My Dungeon Life – Chapter 10-12

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Chapter 10

The next day, my clothing felt a little itchy. I’d need to figure out how clothing was washed. More than that, I’d need to get more clothing. Well, I couldn’t do any of it without money. I asked a few times and found that the town meeting would be at the Adventurer’s guild. I fortunately didn’t sleep in, and managed to arrive on time. I sat and waited about an hour before the crowds grew to the point of making me slightly nervous. However, I grinned and bared it as I waited for the meeting to get underway.

A guy I didn’t recognize stood up in front of the stage. Right behind him was the Guild Master that I knew from yesterday. He was actually wearing a shirt now. Good for him. I ended up sitting between a rough-looking woman and an even rougher looking guy. Fortunately, I didn’t need to wait too long before the meeting started. 

“Before we start discussing our protective measures for Chalm, I’d like to pass out the rewards.” The guy in the front of the stage said. “Donald Cult, 3 silver.”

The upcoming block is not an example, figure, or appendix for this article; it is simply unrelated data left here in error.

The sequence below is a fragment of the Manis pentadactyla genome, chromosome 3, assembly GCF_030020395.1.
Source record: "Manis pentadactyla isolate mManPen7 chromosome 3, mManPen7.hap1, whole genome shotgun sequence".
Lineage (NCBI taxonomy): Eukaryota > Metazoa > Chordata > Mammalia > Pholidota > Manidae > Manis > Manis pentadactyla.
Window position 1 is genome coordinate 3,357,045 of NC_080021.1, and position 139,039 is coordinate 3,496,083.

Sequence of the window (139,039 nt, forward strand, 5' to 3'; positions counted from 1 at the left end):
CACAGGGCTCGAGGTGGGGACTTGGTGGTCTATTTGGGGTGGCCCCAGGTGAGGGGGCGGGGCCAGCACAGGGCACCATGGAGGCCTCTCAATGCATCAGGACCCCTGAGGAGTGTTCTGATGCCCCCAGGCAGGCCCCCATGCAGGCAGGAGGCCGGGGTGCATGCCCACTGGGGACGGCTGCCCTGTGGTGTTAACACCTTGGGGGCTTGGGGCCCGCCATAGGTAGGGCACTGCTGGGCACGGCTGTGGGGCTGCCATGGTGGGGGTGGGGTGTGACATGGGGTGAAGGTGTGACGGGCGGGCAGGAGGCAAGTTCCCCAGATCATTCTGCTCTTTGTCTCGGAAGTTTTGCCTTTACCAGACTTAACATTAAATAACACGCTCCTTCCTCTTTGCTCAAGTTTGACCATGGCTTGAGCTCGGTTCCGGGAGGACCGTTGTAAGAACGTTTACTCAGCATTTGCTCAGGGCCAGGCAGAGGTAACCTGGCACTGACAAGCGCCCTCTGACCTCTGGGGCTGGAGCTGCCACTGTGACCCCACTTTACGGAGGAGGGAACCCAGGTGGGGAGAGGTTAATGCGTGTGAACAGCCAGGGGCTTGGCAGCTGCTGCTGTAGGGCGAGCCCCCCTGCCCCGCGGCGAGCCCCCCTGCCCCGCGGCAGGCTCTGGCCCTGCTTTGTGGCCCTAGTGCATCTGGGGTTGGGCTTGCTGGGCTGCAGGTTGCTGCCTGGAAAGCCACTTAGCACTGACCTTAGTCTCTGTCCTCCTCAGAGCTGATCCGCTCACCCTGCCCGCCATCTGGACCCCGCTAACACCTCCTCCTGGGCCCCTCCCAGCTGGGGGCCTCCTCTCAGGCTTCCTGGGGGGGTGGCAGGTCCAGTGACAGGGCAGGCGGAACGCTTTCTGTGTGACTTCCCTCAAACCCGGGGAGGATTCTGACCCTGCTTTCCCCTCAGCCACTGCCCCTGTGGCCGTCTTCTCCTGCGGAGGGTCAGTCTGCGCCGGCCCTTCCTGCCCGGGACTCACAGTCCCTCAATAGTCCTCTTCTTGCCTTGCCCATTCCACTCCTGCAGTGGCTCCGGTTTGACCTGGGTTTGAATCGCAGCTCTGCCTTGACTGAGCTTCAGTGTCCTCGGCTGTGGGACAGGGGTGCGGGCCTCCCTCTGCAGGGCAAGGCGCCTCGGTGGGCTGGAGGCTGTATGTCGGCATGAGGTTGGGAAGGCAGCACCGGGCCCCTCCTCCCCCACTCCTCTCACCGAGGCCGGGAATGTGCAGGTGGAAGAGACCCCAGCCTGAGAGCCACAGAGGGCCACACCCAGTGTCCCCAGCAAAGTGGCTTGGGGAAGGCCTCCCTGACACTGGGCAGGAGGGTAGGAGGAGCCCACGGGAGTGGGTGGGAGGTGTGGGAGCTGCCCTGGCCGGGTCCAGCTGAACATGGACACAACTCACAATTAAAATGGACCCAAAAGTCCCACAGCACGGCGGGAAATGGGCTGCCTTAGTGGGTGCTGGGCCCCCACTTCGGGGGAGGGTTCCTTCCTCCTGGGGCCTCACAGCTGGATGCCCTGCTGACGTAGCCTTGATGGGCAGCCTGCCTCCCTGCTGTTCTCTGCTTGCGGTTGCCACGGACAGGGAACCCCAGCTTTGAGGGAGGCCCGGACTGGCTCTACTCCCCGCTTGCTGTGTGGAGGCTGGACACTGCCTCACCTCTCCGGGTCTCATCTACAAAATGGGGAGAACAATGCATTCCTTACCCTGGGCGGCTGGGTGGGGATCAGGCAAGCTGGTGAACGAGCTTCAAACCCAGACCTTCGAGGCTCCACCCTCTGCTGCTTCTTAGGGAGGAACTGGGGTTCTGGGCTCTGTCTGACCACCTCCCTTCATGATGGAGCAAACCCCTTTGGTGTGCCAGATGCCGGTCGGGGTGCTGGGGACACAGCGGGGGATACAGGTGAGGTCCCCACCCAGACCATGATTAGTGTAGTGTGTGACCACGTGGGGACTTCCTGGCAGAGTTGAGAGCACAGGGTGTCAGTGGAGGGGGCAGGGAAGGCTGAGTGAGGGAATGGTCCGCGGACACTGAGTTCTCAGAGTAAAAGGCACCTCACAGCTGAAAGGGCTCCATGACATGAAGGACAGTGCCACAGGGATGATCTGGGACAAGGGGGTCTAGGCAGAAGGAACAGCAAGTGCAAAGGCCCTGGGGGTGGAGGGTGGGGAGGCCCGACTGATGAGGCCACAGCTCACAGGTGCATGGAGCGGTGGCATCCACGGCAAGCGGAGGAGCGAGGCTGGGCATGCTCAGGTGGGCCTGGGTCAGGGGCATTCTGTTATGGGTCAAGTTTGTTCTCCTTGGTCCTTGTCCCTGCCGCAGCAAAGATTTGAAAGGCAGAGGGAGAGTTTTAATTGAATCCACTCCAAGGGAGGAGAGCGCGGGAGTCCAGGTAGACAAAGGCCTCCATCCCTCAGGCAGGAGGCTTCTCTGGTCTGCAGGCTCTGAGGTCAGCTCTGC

The person who was named walked up and collected their reward. They called the next name. Some people seemed a bit grouchy about how much they made, while others were quite happy. Looking at the job board yesterday, most C-class jobs earned around 3-5 silver. As the guild kept 70%, that meant the take home was about 1 or 2 silver.

How expensive was all that? I had kept my ear opened while I was waiting and asked a few choice questions before the meeting started. Thus, I had a better idea about the world than before. From what I could tell, there were coppers, silver, and gold. Ten coppers made a silver, and ten silver made a gold. One to two gold coin was about the monthly salary for an Adventurer, presuming they could do about a job a week. Some jobs could take a 2-3 day trip, plus they also could have their own expenses.

My inn costs about 5 copper a day with meals, but that was the inn cost. Few adventurer’s lived in inns full time though, choosing rather to bunk up in small rentable bungalows which cost a few silver a month depending on the size and number of people they lived with. It should also be noted that since adventurers didn’t need to risk their lives, adventuring wasn’t exactly the highest paying occupation. Dungeon divers made ten times that amount, but due to the nature of dungeons, resurrection didn’t work if you died in one. That meant that dying in a dungeon was a permanent death.